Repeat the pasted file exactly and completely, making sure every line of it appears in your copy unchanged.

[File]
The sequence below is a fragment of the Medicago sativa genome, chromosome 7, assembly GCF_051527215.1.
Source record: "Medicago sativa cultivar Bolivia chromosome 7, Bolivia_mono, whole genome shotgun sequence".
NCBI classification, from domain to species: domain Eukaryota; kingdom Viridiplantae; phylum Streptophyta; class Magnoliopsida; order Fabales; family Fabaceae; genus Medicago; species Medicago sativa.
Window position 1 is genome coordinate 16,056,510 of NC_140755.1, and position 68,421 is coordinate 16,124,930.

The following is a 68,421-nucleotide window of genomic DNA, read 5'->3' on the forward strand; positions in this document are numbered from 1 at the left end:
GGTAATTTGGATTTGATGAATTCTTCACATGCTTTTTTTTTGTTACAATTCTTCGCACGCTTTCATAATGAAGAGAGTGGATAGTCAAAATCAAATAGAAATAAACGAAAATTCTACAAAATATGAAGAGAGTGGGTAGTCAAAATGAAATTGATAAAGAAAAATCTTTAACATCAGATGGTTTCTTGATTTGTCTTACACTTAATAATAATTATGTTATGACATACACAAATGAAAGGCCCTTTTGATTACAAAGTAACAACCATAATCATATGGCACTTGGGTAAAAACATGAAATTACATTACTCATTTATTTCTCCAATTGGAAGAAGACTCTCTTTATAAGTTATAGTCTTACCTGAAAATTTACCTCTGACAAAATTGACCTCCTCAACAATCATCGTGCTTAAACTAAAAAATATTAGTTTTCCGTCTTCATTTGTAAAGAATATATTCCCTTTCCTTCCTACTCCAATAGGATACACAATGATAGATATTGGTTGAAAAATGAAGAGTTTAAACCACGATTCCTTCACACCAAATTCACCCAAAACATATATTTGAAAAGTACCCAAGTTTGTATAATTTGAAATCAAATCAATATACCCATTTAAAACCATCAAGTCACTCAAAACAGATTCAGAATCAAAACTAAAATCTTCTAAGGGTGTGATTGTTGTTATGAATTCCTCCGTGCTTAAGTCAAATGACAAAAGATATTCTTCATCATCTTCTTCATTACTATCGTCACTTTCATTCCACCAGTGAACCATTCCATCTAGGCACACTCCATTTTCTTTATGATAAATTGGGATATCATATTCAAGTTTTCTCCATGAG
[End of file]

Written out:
The sequence below is a fragment of the Medicago sativa genome, chromosome 7, assembly GCF_051527215.1.
Source record: "Medicago sativa cultivar Bolivia chromosome 7, Bolivia_mono, whole genome shotgun sequence".
NCBI classification, from domain to species: domain Eukaryota; kingdom Viridiplantae; phylum Streptophyta; class Magnoliopsida; order Fabales; family Fabaceae; genus Medicago; species Medicago sativa.
Window position 1 is genome coordinate 16,056,510 of NC_140755.1, and position 68,421 is coordinate 16,124,930.

The following is a 68,421-nucleotide window of genomic DNA, read 5'->3' on the forward strand; positions in this document are numbered from 1 at the left end:
GGTAATTTGGATTTGATGAATTCTTCACATGCTTTTTTTTTGTTACAATTCTTCGCACGCTTTCATAATGAAGAGAGTGGATAGTCAAAATCAAATAGAAATAAACGAAAATTCTACAAAATATGAAGAGAGTGGGTAGTCAAAATGAAATTGATAAAGAAAAATCTTTAACATCAGATGGTTTCTTGATTTGTCTTACACTTAATAATAATTATGTTATGACATACACAAATGAAAGGCCCTTTTGATTACAAAGTAACAACCATAATCATATGGCACTTGGGTAAAAACATGAAATTACATTACTCATTTATTTCTCCAATTGGAAGAAGACTCTCTTTATAAGTTATAGTCTTACCTGAAAATTTACCTCTGACAAAATTGACCTCCTCAACAATCATCGTGCTTAAACTAAAAAATATTAGTTTTCCGTCTTCATTTGTAAAGAATATATTCCCTTTCCTTCCTACTCCAATAGGATACACAATGATAGATATTGGTTGAAAAATGAAGAGTTTAAACCACGATTCCTTCACACCAAATTCACCCAAAACATATATTTGAAAAGTACCCAAGTTTGTATAATTTGAAATCAAATCAATATACCCATTTAAAACCATCAAGTCACTCAAAACAGATTCAGAATCAAAACTAAAATCTTCTAAGGGTGTGATTGTTGTTATGAATTCCTCCGTGCTTAAGTCAAATGACAAAAGATATTCTTCATCATCTTCTTCATTACTATCGTCACTTTCATTCCACCAGTGAACCATTCCATCTAGGCACACTCCATTTTCTTTATGATAAATTGGGATATCATATTCAAGTTTTCTCCATGAG